Thiel CS3 loudspeaker

Thiel is one of those loudspeaker manufacturers, like Spica and Dahiquist, among others, that pay close attention to detail.

The CS3 is time-aligned, phase-coherent (footnote 1), actively equalized to extend the low-end response, and designed for an unusually uniform impedance characteristic. As can be seen from the photograph, the enclosure is tapered and the edges rounded off. The taper provides the back-to-front offset for the drivers (to accomplish the time-alignment), and the rounding-off minimizes the effects of cabinet edge diffraction.

Also worthy of note is the fact that the teak panels on the bottom front of both speakers have virtual mirror-image patterns of graining. That's what I mean by attention to detail. The cabinets have nice proportions and clean lines. They're more attractive with grille cloths in place, but even without them, the speakers serve to decorate rather than intrude.

The CS3 has two sets of input connectors, which are supplied with straps between them. Removing the straps allows the system to be connected to two separate power amps for bi-amplifying. The connectors are so-called "5-way" binding posts, and for once the designer had the foresight to recess these far enough into the enclosure to accommodate the length of dual or single banana plugs. There is even enough space around the plugs to allow easy access to them. More attention to detail! I should not feel compelled to praise things like this, but such common-sense considerations are surprisingly often overlooked.

The CS3 comes with a little black box that must be connected in-circuit at some point, preferably between the preamp and power amp (although the Tape Monitor loop will do), and then plugged into an AC outlet, preferably unswitched. The box contains active circuitry which, as with the ITC-1 system reviewed last month, boosts the system's low end to compensate for the fact that each speaker has only a 10" woofer. Located late in the system's circuitry, directly ahead of the power amp, the equalizer is likely to contribute far less sonic pollution than it would if it were located, say, between the cartridge and preamp. When bi-amping, it is used only with the woofer amp and thus cannot possibly affect the higher frequencies.

This bass-boosting approach has been tried many times in the past, but it never caught on until recently because 1) few woofers could take that much LF boost without distorting or bottoming, and 2) amplifiers capable of producing enough power to yield clean low end at such elevated power levels were few and expensive. Times—and components—have changed.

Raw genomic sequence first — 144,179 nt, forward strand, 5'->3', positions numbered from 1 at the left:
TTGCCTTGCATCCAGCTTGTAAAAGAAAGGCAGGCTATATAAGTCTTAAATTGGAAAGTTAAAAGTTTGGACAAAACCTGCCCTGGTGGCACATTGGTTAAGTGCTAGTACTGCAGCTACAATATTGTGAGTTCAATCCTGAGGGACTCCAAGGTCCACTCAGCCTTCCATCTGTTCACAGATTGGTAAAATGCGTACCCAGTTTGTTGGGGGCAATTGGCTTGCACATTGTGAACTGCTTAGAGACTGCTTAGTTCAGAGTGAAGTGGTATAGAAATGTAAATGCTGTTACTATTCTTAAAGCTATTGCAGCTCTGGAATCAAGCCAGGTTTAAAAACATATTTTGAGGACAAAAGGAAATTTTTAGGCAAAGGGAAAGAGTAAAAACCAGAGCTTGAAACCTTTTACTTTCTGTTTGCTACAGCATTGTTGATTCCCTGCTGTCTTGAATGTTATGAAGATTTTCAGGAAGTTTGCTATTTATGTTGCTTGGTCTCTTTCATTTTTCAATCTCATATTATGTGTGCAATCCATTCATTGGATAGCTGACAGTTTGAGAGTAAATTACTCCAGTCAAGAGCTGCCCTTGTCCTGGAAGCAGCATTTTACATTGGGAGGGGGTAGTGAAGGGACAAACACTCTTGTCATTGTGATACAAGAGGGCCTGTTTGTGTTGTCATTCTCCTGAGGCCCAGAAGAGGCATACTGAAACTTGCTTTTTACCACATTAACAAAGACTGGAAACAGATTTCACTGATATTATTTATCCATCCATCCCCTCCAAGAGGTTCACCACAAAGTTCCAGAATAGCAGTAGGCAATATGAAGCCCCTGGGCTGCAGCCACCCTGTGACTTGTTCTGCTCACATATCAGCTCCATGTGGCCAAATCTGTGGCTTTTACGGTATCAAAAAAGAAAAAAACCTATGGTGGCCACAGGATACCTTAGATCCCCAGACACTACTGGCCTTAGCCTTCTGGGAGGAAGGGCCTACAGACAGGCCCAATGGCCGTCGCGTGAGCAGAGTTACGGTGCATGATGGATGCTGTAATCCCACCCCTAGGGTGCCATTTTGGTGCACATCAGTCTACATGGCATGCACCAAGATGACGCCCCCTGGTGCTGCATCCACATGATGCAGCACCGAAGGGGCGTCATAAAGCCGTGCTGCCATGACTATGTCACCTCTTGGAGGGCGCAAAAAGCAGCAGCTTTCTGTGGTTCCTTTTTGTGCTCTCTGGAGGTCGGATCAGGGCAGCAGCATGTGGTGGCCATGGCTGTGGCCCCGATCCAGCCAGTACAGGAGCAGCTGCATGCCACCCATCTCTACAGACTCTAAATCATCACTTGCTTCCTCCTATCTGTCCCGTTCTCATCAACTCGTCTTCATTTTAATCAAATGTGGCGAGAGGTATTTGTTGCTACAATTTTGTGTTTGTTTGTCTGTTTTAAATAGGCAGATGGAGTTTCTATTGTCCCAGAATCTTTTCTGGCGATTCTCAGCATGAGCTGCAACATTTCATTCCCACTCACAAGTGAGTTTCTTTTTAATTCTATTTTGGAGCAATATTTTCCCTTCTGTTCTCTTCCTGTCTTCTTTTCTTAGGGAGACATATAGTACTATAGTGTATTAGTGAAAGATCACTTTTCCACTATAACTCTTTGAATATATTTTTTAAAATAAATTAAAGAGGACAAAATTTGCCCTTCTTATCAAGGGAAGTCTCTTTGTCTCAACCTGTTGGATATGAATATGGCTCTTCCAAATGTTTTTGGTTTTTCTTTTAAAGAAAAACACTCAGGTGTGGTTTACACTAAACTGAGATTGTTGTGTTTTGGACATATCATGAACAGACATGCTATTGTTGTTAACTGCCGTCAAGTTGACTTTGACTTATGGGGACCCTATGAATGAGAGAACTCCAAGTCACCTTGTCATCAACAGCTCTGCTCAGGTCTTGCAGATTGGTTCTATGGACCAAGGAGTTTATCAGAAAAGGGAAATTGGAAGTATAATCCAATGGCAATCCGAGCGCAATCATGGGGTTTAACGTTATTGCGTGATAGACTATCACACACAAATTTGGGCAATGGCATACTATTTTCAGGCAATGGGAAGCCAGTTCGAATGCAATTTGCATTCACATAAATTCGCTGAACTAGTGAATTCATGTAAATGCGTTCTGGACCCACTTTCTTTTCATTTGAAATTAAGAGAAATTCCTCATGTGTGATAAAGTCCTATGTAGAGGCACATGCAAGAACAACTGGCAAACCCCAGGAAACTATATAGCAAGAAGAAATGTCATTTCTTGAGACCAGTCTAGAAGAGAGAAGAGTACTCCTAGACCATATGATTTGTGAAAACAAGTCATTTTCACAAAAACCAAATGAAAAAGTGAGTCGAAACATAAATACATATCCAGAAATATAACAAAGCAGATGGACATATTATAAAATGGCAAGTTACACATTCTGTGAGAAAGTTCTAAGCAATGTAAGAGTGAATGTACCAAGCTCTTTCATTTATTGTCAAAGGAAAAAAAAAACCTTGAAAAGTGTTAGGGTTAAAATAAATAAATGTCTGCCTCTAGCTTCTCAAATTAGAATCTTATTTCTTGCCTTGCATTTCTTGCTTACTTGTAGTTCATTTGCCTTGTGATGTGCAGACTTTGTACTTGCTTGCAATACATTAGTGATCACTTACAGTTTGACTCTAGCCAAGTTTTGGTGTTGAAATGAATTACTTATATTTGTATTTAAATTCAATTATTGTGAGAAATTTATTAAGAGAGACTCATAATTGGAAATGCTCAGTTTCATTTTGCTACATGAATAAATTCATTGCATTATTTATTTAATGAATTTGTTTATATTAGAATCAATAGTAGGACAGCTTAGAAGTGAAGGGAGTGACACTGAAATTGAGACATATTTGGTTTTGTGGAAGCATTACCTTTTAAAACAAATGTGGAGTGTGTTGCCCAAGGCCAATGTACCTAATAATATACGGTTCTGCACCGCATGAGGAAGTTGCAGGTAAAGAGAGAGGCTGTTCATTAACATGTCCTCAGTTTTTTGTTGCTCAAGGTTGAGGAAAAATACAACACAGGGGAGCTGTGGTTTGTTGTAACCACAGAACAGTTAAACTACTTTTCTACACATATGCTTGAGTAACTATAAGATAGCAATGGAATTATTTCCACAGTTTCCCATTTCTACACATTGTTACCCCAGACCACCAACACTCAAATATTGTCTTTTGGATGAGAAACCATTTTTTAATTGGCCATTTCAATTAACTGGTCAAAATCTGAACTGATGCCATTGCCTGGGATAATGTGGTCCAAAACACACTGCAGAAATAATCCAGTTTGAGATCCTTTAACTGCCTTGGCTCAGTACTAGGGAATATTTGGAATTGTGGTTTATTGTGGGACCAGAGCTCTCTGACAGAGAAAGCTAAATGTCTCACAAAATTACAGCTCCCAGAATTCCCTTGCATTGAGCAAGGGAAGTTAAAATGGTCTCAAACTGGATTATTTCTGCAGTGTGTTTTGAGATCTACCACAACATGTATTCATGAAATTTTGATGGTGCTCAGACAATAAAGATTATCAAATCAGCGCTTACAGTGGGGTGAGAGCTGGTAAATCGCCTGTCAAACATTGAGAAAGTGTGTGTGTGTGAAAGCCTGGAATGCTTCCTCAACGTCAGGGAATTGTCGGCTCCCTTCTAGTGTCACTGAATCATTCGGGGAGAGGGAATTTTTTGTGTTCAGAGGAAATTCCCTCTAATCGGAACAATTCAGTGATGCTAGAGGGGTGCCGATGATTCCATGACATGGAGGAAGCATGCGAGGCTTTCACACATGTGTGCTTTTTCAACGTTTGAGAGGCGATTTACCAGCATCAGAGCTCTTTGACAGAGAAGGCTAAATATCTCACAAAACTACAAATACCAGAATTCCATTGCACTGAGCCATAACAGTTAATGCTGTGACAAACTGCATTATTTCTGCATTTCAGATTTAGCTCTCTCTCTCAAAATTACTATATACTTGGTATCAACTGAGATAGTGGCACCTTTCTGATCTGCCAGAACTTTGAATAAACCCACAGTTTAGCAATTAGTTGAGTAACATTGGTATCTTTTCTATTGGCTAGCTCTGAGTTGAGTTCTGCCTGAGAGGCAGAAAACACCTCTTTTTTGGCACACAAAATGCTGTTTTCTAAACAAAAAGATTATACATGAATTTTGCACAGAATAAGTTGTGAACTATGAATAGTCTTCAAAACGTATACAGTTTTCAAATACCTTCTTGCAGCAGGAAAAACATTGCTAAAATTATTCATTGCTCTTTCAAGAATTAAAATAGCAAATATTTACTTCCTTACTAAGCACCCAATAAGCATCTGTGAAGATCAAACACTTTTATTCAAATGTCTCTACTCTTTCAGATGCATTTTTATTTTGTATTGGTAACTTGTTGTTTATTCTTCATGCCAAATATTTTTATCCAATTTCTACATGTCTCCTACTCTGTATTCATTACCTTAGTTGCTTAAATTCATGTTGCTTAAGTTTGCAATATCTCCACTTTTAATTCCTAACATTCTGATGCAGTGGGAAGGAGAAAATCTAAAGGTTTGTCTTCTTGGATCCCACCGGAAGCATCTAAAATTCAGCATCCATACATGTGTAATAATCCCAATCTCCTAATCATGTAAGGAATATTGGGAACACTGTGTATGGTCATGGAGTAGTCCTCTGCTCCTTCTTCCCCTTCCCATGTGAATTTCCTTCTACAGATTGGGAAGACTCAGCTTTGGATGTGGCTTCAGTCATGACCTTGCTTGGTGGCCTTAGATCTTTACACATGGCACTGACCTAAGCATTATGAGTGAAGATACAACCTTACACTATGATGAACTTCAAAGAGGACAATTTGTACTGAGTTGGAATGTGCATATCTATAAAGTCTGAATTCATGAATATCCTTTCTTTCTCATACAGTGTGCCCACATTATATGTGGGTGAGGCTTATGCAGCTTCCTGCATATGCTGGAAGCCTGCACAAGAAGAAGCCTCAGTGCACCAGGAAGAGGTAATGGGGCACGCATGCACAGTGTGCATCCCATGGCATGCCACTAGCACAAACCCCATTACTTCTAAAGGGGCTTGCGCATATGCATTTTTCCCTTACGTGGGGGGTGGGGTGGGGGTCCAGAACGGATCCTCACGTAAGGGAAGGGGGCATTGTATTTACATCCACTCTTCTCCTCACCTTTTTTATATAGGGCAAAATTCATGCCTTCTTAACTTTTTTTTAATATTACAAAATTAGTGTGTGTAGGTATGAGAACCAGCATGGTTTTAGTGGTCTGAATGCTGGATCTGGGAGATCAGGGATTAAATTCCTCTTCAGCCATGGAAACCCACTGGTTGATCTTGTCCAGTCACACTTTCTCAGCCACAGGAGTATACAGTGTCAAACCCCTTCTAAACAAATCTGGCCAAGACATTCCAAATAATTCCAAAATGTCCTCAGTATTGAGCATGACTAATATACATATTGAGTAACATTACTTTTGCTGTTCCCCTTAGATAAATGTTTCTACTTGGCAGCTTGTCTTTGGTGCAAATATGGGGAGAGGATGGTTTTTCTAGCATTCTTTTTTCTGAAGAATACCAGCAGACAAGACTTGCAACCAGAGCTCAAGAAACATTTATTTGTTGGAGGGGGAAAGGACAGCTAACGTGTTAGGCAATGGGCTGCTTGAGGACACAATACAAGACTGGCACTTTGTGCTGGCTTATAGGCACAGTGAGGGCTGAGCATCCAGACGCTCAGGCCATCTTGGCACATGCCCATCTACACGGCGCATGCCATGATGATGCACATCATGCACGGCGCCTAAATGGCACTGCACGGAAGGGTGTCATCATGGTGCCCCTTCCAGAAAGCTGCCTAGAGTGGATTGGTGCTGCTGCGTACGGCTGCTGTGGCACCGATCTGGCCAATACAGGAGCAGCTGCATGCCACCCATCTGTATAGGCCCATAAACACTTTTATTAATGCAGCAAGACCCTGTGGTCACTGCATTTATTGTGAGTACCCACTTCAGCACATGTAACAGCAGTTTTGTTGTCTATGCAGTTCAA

Low-end boosting actually offers two advantages over the use of a large bass-radiating area. The smaller the woofer area, the easier it is to locate the woofer where it excites the fewest booming-up room resonances; I believe this is one reason why the CS3 behaves as well as it does at the low end. The second advantage is that one 10" driver stores far less energy than one or two 12" drivers. Energy storage and re-release (later in time) is one of the major factors in low-end coloration, and one of the principal reasons some speakers are described as "fast" (low energy storage) and others "slow" (high energy storage).

The CS3s were, in fact, very easy to locate for optimum sound. I started with them at a distance of about 10' from the listening area and aiming parallel. Better and more stable imaging was obtained by toeing them in so that their axes crossed about a foot behind a centrally seated listener, and this is the way they stayed for the balance of my listening tests. I felt no further inclination to fiddle with them.

Sound Quality
My first reaction to this system was total incredulity! Never in my life have I heard such tight, deep bass from a speaker this small. In fact, rarely have I heard this kind of low end reproduced from anything at a comparable price. The Sheffield Drum Record heard through the CS3s was a tactile experience! I thought I had heard the lower limit on that disc, but it has more impact than I had thought. And with adequate amplifier power (I used a Threshold S/500 at 250Wpc and would not recommend much less), the kick drum was clocked at 100dB before the woofers started bottoming! Then I started to notice other things.

The CS3 seems better able to handle impactive bass (kick drum, bass drum, plucked double bass) than sustained bass. Bowed basses, for instance, seemed a little shy of that throom quality they have in real life.

The imaging on these speakers is nothing short of amazing. No matter where I sat, Amanda McBroom stayed centered between the speakers! Even when I walked to the right of the right-hand speaker she was centered. Sitting still, anywhere across the 6' spread of my sofa, I heard a balanced stereo stage and quite remarkable imaging stability from every voice in a performing group. I have heard this kind of imaging before, but never from a speaker that was this good in other respects. How good was it? Well...

Footnote 1: For the second issue in a row we must apologize for having no standard (other than our opinion) for evaluating manufacturer's claims of phase coherence. Again, we're not implying the manufacturer's claims are false.—Larry Archibald
Company Info
Thiel Audio Products Company
1026 Nandino Boulevard
Lexington, KY 40511
(859) 254-9427
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